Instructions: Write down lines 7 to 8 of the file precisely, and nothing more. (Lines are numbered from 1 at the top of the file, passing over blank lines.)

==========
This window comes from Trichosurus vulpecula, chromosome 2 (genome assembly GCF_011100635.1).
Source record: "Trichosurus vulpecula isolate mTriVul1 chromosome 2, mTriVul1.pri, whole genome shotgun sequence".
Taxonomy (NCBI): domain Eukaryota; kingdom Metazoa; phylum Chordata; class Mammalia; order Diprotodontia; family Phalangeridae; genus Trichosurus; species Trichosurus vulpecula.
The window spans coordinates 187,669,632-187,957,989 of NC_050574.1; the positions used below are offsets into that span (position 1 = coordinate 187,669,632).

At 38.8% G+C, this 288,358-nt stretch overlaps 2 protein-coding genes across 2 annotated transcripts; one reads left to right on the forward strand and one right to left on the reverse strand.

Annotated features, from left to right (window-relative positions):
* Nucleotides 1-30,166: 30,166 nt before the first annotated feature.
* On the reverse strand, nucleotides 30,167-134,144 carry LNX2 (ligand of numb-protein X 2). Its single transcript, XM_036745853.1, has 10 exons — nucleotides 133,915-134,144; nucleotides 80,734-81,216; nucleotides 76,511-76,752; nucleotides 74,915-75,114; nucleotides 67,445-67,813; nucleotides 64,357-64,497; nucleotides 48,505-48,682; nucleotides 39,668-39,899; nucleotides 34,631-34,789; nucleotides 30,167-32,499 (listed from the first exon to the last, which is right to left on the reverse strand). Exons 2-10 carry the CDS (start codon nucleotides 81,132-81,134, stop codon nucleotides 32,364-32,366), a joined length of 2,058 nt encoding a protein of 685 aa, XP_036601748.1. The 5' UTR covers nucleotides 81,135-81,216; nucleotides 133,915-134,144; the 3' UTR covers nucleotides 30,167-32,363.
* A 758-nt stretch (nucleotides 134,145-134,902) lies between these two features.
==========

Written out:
* Nucleotides 1-30,166: 30,166 nt before the first annotated feature.
* On the reverse strand, nucleotides 30,167-134,144 carry LNX2 (ligand of numb-protein X 2). Its single transcript, XM_036745853.1, has 10 exons — nucleotides 133,915-134,144; nucleotides 80,734-81,216; nucleotides 76,511-76,752; nucleotides 74,915-75,114; nucleotides 67,445-67,813; nucleotides 64,357-64,497; nucleotides 48,505-48,682; nucleotides 39,668-39,899; nucleotides 34,631-34,789; nucleotides 30,167-32,499 (listed from the first exon to the last, which is right to left on the reverse strand). Exons 2-10 carry the CDS (start codon nucleotides 81,132-81,134, stop codon nucleotides 32,364-32,366), a joined length of 2,058 nt encoding a protein of 685 aa, XP_036601748.1. The 5' UTR covers nucleotides 81,135-81,216; nucleotides 133,915-134,144; the 3' UTR covers nucleotides 30,167-32,363.